About Lindsay Cooper
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About Lindsay Cooper

Her Early Discography

Her "Henry Cow" Years

Discography 1979-1982

Discography 1983-1987

Discography 1988-today

The Male Lindsay's Recordings

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The Lindsay I mean
Lindsay Cooper (born 3 March 1951, London) studied classical bassoon at the Royal College of Music and entered the rock and improvised music scene early '70s. She toured and recorded with Henry Cow and its offspring Art Bears 1974--8, sessioned with rock musicians and songwriters as Mike Oldfield and did occasional TV ads. She started playing soprano saxophone and piano, too.
In the late-1970s she was a founder member of the famous pool of female musicians called Feminist Improvising Group, which toured Europe. Lindsay Cooper, Georgie Born, Maggie Nicols, Sally Potter, and Irene Schweizer kept the Feminist Improvising Group alive through 1982, and during this time, Cooper also recorded and performed with Mike Westbrook, Maarten Altena, David Thomas' Pedestrians, and in that same year, she founded her own group, the Lindsay Cooper Film Music Orchestra. With this band she wrote and performed many film and TV scores, the most notable of which, at the time, was for Sally Potter's debut feature film, The Gold Diggers.
Cooper did not, however, limit her activities to her own band. As the decade progressed she also founded the band News from Babel together with Chris Cutler, Dagmar Krause, and Zeena Parkins and wrote the music for it. Lindsay Cooper is perhaps best known for her 1987 song cycle Oh Moscow featuring herself, Phil Minton, Potter, Hugh Hopper, Marilyn Mazur, Alfred 23 Harth, and Elvira Plenar.
In 1991 Cooper was diagnosed with multiple sclerosis. She declined to tell anyone, decided to concentrate on composing but went on performing all over the world. In the early 1990's she issued two collections of dance pieces (Schrödinger's Cat / An Angel on the Bridge) and premiered "Songs for Bassoon and Orchestra" in Bologna. She also performed the debut of her "Concerto for Sopranino Saxophone and Strings" at the British Conservatory. Her chamber pieces "The Road Is Wider Than Long" was included in the first "British Women Composers" sampler.
At the same time her last long jazz vocal composition "Sahara Dust" was released, reaffirming her rare gift of versatility across so many musical genres. Based on texts of Australian writer Robyn Archer, "Sahara Dust" is a meditation on the first US Gulf War and describes a world being reduced to Sahara dust (rain bearing particles of sand from the Middle East) little by little as people watch the conflict from their television screens; they come to realize that this is not a distant situation with far flung consequences, but one on which the idea of community and collective survival depends.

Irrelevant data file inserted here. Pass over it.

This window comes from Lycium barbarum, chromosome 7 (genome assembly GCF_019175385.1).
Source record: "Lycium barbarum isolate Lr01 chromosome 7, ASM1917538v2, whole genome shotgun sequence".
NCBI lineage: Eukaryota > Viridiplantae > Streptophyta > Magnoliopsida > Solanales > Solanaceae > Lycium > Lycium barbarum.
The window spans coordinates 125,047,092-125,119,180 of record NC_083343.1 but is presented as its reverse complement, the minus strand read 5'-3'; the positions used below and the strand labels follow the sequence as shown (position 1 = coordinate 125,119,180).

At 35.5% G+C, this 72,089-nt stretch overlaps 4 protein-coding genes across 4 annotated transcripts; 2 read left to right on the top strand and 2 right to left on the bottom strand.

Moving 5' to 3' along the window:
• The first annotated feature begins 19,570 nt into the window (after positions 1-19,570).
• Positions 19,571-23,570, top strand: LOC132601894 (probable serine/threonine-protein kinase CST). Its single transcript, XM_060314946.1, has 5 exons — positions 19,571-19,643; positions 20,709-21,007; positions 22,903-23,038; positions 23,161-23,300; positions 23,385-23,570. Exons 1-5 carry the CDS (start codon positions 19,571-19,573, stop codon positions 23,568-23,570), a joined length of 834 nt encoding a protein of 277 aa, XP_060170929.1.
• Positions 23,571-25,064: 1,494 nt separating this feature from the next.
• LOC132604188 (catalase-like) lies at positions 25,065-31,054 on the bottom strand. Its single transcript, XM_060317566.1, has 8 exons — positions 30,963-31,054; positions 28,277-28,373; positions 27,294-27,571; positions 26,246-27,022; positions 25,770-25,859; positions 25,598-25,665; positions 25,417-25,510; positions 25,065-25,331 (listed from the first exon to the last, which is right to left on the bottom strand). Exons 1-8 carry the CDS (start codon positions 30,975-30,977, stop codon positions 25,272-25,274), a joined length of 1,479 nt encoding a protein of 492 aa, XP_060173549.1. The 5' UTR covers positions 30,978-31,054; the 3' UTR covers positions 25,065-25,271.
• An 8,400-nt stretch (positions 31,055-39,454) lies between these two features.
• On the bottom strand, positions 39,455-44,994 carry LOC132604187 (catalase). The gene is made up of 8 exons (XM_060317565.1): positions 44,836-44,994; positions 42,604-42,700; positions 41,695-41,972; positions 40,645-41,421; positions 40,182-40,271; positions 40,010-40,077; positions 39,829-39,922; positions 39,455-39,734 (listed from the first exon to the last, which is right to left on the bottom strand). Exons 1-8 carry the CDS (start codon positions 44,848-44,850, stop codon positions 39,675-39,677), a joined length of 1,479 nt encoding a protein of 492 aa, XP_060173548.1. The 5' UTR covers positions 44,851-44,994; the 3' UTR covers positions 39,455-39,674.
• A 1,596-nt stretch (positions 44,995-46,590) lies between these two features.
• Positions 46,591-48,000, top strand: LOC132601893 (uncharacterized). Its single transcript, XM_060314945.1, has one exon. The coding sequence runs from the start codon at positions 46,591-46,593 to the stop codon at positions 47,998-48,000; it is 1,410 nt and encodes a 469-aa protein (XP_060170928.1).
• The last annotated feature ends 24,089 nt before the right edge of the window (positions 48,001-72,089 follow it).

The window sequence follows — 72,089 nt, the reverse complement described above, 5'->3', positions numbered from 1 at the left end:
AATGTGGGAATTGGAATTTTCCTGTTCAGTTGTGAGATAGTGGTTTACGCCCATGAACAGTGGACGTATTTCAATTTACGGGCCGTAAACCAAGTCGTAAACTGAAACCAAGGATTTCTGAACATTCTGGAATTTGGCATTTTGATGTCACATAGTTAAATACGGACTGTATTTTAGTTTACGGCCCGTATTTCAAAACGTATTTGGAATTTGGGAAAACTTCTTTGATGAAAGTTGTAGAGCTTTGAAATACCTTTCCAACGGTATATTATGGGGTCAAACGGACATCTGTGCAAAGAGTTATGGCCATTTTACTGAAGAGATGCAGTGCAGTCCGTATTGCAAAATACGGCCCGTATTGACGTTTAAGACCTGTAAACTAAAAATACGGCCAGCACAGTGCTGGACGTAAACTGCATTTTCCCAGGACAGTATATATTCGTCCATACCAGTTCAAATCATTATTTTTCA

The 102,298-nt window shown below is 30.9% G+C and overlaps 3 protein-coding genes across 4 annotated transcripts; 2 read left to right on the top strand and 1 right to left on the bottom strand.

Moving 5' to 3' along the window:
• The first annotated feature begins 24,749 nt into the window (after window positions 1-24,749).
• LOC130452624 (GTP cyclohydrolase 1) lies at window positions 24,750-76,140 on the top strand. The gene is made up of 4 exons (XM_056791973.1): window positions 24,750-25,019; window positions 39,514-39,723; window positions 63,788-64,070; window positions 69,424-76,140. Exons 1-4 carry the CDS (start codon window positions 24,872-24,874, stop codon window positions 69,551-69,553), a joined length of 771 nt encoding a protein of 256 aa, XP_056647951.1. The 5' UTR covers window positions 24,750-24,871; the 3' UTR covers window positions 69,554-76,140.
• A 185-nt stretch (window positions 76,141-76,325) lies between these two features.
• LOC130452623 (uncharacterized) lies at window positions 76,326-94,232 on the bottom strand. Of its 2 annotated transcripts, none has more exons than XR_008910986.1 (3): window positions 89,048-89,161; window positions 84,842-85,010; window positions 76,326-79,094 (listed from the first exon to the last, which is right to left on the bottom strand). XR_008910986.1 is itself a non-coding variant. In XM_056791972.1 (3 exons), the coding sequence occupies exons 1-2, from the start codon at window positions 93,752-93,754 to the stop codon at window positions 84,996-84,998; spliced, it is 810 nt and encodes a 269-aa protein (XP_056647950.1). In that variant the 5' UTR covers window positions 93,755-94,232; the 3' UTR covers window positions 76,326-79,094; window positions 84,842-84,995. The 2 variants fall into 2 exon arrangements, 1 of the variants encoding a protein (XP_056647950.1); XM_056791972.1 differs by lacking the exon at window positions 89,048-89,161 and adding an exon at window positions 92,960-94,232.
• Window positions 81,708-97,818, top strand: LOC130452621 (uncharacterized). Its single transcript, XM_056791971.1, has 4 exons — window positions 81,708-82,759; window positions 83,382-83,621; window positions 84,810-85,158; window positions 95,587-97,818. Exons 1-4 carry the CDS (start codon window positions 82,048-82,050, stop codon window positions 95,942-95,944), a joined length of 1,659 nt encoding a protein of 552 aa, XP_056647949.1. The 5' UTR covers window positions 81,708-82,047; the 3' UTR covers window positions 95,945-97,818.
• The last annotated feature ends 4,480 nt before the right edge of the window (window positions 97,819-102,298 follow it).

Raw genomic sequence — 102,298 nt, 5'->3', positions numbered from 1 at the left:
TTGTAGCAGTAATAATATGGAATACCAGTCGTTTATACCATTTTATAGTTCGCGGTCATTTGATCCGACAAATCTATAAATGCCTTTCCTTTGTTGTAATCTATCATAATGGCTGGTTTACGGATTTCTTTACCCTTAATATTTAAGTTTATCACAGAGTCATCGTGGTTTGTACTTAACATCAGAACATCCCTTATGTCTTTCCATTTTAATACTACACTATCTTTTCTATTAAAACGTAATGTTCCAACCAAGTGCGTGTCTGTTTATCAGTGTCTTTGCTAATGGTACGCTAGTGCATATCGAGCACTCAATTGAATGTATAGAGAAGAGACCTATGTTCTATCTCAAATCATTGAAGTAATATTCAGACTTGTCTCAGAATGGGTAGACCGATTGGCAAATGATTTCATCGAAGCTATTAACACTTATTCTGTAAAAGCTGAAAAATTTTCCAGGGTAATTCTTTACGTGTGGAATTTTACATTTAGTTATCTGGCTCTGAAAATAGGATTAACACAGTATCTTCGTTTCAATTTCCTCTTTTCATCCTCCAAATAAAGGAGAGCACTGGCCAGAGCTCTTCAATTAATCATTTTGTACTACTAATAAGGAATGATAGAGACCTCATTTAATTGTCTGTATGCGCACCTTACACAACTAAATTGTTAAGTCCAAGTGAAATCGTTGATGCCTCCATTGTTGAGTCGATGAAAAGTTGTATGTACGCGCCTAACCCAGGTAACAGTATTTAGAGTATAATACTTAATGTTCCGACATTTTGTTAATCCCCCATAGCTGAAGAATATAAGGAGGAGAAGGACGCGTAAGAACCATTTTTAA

Beside the collaboration with former Feminist Improvising Group members and women of the second feminist musician generation she was also working intensively with Phil Minton and Alfred Harth. In 1998 Cooper's battle with MS had become such a rigor that she was forced to disclose it to the musical community. She has been largely inactive since that time as all of her energy and resources -- as a musician she had no health insurance proper and public assistance is hardly adequate -- had been spent dealing with her disease. Active or not, Cooper remains a hugely respected and influential figure throughout Europe. Her works are regularly performed and in some visionary conservatories, even taught.

A second bio - the male Lindsay Cooper
Most of internet music search facilities and discographies confuse Lindsay Cooper with the male bass and cello player Lindsay L. Cooper (1940-2001). Astonishingly very often the male Cooper’s work is ascribed to the female Lindsay Cooper. Therefore it is necessary to say a few words on Lindsay L. Cooper who seems to be more or less unknown because he has moved to and fro to marginalized regions like Scotland, Switzerland and the Atlantic and the Indian Ocean.
After longer labour as ship musician L.L. Cooper studied with Pete Ind. In the 1970’s he played and recorded with Mike Oldfield, John Stevens, Trevor Watts, Ken Hyder, Evan Parker, and also Traditional jazz, as well as rock and folk groups (like the Strawbs in 1970). He has toured, broadcast and gigged with the above and also with Stan Tracy, Keith Tippett, Derek Bailey, Kenny Wheeler, Ken Colyer, Paul Rutherford, Lockjaw Davis, Bobby Bradford, Lol Coxhill, Yuseef Lateef, D.J.s, and underground pop bands. During a longer stay in Zurich, Switzerland, he also played and recorded with Swiss musicians like Urs Blöchlinger, or Christoph Gallio and Dieter Ulrich. Back in Scotland he played with the Bill Wells Octet and ran a free improvisation workshop in Edinburgh.